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The Dreaded Christian Table

The Dreaded Christian Table

Sunday night at a restaurant in a small southern town—a formula that equates a post-apocalyptic battle zone. Welcome to the Thunderdome.

Things may look busy enough on the dining room floor, but in the kitchen it’s nothing less than Normandy, and in my case there is definitely a rising casualty rate. Friday and Saturdays are probably just as busy as any Sunday night, however there is an intriguing dynamic that comes into play on Sunday. That dynamic is the “Christian table.”

I don’t know why, but the idea of being a waiter has always been appealing to me. It seemed like the perfect job for any financially strapped college student, and that is just the situation I happened to find myself in currently. I had friends who told me how difficult it was dealing with rude and demanding people. I’d also heard from countless others that the “Church crowd” is hands down the worst group of people to wait on. I never believed them, mostly because I was always part of the Church crowd. Unfortunately, I’ve come to find out how right they were.

The only reason I got this group of Sunday night regulars in the first place was because I owed the girl who had that particular section a favor. Being the new guy, taking this table was like an initiation into the crew of waiters. I gladly took it on, thinking to myself, “these are people just like me, people who follow Christ, and it would be an honor for me to serve them.”

One guy had a little pocket bible, probably the New Testament, and he would pull it out from time to time and make sure that I saw it. I don’t know why, because after about 10 minutes he and the rest of his crew had blown any chance to tell me anything about God, although he must have thought I needed to hear it. After all, anyone who works on a Sunday night can’t be a Christian right?

I ran around for the better part of an hour getting them dozens of teas, getting their kids another egg and wiping up where they had spilled their drinks because their parents were too into whatever it was they were talking about. They all split their checks, but they didn’t sit in any kind of order; they were all scattered about and expected me to know without asking who was together and who was separate. On top of this they were rude and acted as though I was an annoyance to them, unless they needed something.

They didn’t even leave 10 percent. And for a person who lives off of the income from tips, that hurt.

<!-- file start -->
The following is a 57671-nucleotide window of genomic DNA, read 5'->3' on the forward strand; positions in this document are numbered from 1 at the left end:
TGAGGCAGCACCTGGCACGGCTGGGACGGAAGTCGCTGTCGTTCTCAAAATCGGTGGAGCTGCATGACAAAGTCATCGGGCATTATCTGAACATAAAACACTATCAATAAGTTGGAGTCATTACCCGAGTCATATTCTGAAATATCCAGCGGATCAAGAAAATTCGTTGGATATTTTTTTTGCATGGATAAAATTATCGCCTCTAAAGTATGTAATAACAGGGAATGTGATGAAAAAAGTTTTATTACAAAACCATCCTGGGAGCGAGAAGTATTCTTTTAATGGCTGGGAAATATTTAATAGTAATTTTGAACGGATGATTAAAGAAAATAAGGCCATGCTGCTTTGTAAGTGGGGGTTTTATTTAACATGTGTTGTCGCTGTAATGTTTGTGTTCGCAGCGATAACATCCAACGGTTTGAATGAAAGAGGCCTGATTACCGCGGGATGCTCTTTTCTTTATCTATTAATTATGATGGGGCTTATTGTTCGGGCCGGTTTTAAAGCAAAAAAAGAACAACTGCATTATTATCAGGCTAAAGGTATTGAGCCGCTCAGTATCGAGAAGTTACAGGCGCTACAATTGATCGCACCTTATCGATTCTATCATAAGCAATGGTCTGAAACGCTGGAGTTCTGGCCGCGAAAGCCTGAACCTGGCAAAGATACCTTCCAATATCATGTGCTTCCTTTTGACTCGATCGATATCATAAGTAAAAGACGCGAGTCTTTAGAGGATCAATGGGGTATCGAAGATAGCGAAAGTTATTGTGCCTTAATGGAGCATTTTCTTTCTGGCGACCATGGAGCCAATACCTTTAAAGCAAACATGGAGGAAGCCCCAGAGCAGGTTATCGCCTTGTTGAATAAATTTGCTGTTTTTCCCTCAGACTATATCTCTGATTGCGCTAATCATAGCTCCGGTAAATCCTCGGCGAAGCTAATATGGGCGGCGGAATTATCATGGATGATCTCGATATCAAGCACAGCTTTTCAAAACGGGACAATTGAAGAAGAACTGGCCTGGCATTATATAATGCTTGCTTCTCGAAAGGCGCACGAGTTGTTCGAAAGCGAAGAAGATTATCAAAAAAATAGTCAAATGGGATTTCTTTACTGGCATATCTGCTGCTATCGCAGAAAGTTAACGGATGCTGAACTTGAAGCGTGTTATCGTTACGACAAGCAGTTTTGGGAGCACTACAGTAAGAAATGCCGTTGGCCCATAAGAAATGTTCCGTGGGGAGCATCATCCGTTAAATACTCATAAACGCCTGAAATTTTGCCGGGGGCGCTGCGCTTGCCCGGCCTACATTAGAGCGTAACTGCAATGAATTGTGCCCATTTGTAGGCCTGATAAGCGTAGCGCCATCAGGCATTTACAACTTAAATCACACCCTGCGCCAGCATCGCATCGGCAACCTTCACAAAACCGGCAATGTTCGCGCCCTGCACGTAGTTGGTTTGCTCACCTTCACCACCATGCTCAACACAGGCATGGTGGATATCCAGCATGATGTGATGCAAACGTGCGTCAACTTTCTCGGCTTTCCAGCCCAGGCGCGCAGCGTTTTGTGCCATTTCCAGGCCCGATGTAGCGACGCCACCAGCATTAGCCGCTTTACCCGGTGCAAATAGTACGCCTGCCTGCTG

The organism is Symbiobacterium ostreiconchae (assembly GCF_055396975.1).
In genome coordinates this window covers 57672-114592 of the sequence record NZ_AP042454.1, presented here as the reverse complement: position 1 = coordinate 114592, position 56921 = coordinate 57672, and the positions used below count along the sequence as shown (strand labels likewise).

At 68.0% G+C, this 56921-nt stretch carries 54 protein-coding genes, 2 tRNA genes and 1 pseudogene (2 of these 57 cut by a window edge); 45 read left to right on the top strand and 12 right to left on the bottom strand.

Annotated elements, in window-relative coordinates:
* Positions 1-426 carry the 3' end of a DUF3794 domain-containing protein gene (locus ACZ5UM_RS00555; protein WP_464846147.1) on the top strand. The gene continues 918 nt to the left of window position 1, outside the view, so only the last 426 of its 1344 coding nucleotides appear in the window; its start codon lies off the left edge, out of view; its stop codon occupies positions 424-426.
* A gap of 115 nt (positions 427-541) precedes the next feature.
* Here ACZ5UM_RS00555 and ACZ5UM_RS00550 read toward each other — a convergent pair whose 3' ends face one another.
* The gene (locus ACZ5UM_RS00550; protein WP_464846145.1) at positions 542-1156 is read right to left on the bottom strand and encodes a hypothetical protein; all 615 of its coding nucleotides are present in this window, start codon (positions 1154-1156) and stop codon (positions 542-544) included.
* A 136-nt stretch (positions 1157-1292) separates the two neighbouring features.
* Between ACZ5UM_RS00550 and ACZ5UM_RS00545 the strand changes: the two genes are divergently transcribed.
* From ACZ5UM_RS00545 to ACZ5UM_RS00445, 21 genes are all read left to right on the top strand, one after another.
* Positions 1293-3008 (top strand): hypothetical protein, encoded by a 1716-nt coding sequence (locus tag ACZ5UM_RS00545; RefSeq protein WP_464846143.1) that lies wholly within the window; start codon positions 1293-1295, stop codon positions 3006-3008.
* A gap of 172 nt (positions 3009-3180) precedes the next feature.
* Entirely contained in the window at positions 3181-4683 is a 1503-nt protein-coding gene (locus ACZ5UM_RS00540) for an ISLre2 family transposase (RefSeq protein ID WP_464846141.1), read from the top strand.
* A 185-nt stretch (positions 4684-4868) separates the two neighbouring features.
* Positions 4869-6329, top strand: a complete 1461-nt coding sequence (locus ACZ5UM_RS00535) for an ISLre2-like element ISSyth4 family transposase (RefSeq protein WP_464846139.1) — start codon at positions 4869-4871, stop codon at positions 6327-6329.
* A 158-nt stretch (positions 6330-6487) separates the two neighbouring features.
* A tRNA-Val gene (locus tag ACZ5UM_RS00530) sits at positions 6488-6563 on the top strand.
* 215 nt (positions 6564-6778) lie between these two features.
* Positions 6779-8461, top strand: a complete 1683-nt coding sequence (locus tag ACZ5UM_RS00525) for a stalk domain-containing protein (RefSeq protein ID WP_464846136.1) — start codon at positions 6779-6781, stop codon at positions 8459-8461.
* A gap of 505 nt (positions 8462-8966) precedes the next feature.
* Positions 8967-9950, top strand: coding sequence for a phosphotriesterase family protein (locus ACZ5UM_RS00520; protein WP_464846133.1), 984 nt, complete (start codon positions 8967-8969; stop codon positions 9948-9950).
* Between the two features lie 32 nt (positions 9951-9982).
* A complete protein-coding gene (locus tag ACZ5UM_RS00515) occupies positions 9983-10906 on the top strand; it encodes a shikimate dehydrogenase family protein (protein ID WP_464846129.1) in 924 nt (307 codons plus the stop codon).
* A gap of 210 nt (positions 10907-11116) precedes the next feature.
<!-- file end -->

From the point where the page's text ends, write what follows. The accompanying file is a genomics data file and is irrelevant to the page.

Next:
Normally, I’d be pretty angry if a 10-person group stiffed me like that, but not angry enough to write an article about it. However on this occasion due to the interesting circumstances, I feel it is necessary. Here’s why:

When other servers got word that I had the "Church table" they all immediately patted me on the back and told me everything would be all right. My “non-Christian” co-workers automatically volunteered to help me out because they knew what was coming. They told me that I might as well not waste my time by trying hard at this table, because they were going to be rude and leave me next to nothing. The entire staff at the restaurant, including the manager on duty, had nothing but contempt for this group of people—the Church people—because time and again they come in and treat the staff like second-class citizens.

I wonder what their pastor spoke on that night. It obviously wasn’t humility, patience, generosity, love, kindness, gentleness, forgiveness or anything like what Christ spoke on while he was on earth. Maybe it was how to balance their finances, or “10 Steps to Living A Happier Life.”

I had an up-close and extremely personal view that night of how many people see American Christians. I hate to admit that my co-workers were right when they told me the “Church table” would be one of the most frustrating things I would encounter at my job. Now, because of the way my colleagues have been treated Sunday after Sunday, their hearts have been hardened to the message of Christ. I’m fortunate that I came to the truth earlier in my life and have the realization that not all who call themselves Christians actually follow the principles of Christ, or for that matter have any clue whatsoever what those principles are.

So now every Sunday, I witness the painful, spiritual deaths of my friends because those who are supposed to be saved treat them worse than those who have never even heard the message of Christ. If we don’t begin to love those whose job it is to serve, then the casualty rate on the front lines of the American Church will continue to grow.

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